Arguing for reversal of Morris, the State urged the Court to adopt the “Alabama Rule” and dismiss the appeal, while maintaining the conviction with a notation in the record that the defendant died, leaving the conviction neither affirmed not reversed.
But overruling precedent requires “consideration of three factors” the Court recalled, citing State v. Harris, 340 So. 3d 845 (La. 2020). The first is “whether the precedent was egregiously wrong when decided, or later revealed as such by subsequent legal or factual understandings.” The next is “the precedent’s negative jurisprudential or real-world effects.” And the last is whether “overruling the precedent [would] unduly upset reliance interests.”
So the Court got down to work. The 1998 “codification of victims’ rights in the Louisiana Constitution touches on both the first and second factors,” the Court began, deciding that the animus behind the constitutional amendment “runs counter to the emphasis Morris placed on the defendant’s reputation.”
First, there’s the matter of restitution. Reaching across the continent to quote the Washington Supreme Court’s ruling in State v. Devin, 158 Wn.2d 157 (2006), the Louisiana high court said that “abatement ab initio ‘threatens to deprive victims of restitution that is supposed to compensate them for losses caused by criminals.’”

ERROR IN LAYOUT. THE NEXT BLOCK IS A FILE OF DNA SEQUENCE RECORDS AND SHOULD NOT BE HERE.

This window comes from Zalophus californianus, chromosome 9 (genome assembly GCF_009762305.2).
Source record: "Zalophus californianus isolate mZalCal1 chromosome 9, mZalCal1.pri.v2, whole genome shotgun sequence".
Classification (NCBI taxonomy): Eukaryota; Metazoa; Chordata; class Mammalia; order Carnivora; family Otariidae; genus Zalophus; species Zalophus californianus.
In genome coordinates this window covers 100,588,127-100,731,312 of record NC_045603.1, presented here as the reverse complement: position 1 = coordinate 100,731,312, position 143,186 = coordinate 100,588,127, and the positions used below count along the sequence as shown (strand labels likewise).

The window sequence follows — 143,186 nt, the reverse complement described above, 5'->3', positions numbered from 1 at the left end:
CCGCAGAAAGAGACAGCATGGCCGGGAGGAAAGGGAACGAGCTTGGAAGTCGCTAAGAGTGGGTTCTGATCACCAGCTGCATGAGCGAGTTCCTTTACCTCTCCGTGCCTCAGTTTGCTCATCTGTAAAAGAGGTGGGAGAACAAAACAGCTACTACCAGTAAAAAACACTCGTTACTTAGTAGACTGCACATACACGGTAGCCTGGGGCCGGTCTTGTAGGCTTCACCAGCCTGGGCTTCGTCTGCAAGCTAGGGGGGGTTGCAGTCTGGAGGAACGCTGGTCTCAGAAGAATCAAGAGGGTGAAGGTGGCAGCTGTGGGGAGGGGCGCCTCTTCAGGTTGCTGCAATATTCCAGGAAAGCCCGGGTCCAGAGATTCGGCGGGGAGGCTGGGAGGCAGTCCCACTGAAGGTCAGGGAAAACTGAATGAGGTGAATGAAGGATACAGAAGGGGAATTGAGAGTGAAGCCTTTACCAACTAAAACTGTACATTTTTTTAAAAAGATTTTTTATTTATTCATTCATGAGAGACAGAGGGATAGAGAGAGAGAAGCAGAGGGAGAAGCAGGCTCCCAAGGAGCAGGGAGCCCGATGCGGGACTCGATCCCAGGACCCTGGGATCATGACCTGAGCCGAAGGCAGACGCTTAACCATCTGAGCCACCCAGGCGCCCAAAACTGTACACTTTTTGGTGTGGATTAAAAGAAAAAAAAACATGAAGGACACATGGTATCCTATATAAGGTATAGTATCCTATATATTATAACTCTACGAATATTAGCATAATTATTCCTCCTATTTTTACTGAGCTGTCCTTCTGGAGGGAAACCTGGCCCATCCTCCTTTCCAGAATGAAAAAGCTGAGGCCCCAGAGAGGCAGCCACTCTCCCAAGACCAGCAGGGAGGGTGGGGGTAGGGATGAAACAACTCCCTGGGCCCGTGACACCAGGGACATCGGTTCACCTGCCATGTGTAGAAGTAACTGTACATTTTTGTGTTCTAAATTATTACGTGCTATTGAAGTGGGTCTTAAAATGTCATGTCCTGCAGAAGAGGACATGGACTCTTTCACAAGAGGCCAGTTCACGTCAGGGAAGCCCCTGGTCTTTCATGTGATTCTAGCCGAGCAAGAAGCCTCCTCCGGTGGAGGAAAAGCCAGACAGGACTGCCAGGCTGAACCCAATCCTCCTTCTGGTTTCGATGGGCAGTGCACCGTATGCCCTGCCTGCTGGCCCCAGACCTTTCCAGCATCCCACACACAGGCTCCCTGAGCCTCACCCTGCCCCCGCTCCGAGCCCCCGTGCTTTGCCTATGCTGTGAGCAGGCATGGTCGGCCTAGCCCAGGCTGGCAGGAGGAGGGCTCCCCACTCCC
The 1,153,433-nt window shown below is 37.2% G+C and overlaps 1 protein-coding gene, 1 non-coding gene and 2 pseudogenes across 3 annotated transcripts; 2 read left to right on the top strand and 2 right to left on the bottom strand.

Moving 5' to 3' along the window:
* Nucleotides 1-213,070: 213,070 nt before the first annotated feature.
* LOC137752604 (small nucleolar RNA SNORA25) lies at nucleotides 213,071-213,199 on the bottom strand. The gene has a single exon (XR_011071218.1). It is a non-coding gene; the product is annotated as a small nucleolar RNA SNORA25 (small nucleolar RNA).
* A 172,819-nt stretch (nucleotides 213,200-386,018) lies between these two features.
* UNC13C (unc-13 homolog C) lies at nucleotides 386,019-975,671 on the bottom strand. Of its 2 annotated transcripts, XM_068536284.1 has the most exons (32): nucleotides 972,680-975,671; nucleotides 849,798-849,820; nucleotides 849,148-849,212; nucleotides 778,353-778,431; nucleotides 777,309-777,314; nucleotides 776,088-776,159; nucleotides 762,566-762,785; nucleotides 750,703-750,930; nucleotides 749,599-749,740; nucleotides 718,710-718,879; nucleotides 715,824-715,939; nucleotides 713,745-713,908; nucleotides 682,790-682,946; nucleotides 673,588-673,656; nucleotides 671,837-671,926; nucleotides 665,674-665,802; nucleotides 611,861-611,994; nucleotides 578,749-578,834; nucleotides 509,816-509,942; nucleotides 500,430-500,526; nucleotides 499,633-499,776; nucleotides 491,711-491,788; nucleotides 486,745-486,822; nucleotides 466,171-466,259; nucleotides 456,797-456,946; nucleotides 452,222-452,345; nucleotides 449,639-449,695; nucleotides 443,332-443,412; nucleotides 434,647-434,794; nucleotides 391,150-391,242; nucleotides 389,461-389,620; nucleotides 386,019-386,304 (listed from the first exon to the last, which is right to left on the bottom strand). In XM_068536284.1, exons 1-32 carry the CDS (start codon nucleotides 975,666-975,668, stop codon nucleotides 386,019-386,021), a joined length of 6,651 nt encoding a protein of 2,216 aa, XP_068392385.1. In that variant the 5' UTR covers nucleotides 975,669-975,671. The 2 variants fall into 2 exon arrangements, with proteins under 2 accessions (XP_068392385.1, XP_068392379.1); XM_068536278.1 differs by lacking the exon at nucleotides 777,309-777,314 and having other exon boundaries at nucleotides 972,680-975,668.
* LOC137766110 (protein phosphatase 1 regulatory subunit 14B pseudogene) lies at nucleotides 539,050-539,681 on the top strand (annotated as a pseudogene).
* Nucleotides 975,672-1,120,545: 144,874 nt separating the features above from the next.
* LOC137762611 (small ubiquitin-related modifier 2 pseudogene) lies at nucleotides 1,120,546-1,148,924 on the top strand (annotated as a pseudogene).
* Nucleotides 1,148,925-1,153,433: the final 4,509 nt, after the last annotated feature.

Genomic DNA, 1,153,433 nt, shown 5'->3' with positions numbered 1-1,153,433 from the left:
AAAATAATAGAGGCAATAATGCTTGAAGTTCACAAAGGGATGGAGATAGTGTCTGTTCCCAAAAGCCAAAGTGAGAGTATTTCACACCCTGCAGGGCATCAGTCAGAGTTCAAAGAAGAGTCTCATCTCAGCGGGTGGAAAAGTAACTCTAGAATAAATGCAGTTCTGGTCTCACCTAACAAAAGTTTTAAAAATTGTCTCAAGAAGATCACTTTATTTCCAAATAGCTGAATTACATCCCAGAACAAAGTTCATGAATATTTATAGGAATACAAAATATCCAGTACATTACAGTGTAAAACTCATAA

Stretching even farther, all the way to Alaska and its Supreme Court, the Louisiana justices added that “[m]onetary considerations aside, ‘interests of the victim and the community’s interest in condemning the offender persist even after the defendant’s death,’” quoting State v. Carlin, 249 P.3d 752 (Alaska 2011).
As for the last factor, “Courts question whether such [reliance] interests merit … a solution wherein a defendant’s appeal is treated as successful though it was never actually adjudicated,” the Court said, zipping back across the country to cite the Supreme Judicial Court of Massachusetts in Commonwealth v. Hernandez, 481 Mass. 582 (2019).